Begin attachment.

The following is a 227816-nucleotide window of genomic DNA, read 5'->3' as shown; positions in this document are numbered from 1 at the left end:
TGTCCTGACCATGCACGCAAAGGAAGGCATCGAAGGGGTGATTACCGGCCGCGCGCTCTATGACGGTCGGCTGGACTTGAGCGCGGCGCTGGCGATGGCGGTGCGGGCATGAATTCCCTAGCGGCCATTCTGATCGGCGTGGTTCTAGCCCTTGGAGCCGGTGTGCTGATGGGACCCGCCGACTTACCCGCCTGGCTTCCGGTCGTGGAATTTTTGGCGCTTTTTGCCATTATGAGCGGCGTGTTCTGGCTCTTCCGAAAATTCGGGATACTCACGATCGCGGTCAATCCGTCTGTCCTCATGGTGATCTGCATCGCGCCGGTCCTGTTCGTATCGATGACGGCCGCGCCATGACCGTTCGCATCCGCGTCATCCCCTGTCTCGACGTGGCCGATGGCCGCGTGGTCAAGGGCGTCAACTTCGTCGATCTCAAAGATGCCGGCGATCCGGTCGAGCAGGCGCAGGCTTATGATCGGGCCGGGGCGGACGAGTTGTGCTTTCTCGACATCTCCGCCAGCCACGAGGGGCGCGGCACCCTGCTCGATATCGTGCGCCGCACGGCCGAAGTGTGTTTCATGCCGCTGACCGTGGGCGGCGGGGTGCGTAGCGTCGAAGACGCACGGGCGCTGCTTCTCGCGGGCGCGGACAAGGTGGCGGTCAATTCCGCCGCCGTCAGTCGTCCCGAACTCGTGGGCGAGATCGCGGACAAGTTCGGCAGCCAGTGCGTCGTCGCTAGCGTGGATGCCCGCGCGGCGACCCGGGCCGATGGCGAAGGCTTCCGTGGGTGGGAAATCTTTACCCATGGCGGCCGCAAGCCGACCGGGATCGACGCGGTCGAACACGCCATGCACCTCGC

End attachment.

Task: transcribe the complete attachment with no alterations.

The following is a 227816-nucleotide window of genomic DNA, read 5'->3' as shown; positions in this document are numbered from 1 at the left end:
TGTCCTGACCATGCACGCAAAGGAAGGCATCGAAGGGGTGATTACCGGCCGCGCGCTCTATGACGGTCGGCTGGACTTGAGCGCGGCGCTGGCGATGGCGGTGCGGGCATGAATTCCCTAGCGGCCATTCTGATCGGCGTGGTTCTAGCCCTTGGAGCCGGTGTGCTGATGGGACCCGCCGACTTACCCGCCTGGCTTCCGGTCGTGGAATTTTTGGCGCTTTTTGCCATTATGAGCGGCGTGTTCTGGCTCTTCCGAAAATTCGGGATACTCACGATCGCGGTCAATCCGTCTGTCCTCATGGTGATCTGCATCGCGCCGGTCCTGTTCGTATCGATGACGGCCGCGCCATGACCGTTCGCATCCGCGTCATCCCCTGTCTCGACGTGGCCGATGGCCGCGTGGTCAAGGGCGTCAACTTCGTCGATCTCAAAGATGCCGGCGATCCGGTCGAGCAGGCGCAGGCTTATGATCGGGCCGGGGCGGACGAGTTGTGCTTTCTCGACATCTCCGCCAGCCACGAGGGGCGCGGCACCCTGCTCGATATCGTGCGCCGCACGGCCGAAGTGTGTTTCATGCCGCTGACCGTGGGCGGCGGGGTGCGTAGCGTCGAAGACGCACGGGCGCTGCTTCTCGCGGGCGCGGACAAGGTGGCGGTCAATTCCGCCGCCGTCAGTCGTCCCGAACTCGTGGGCGAGATCGCGGACAAGTTCGGCAGCCAGTGCGTCGTCGCTAGCGTGGATGCCCGCGCGGCGACCCGGGCCGATGGCGAAGGCTTCCGTGGGTGGGAAATCTTTACCCATGGCGGCCGCAAGCCGACCGGGATCGACGCGGTCGAACACGCCATGCACCTCGC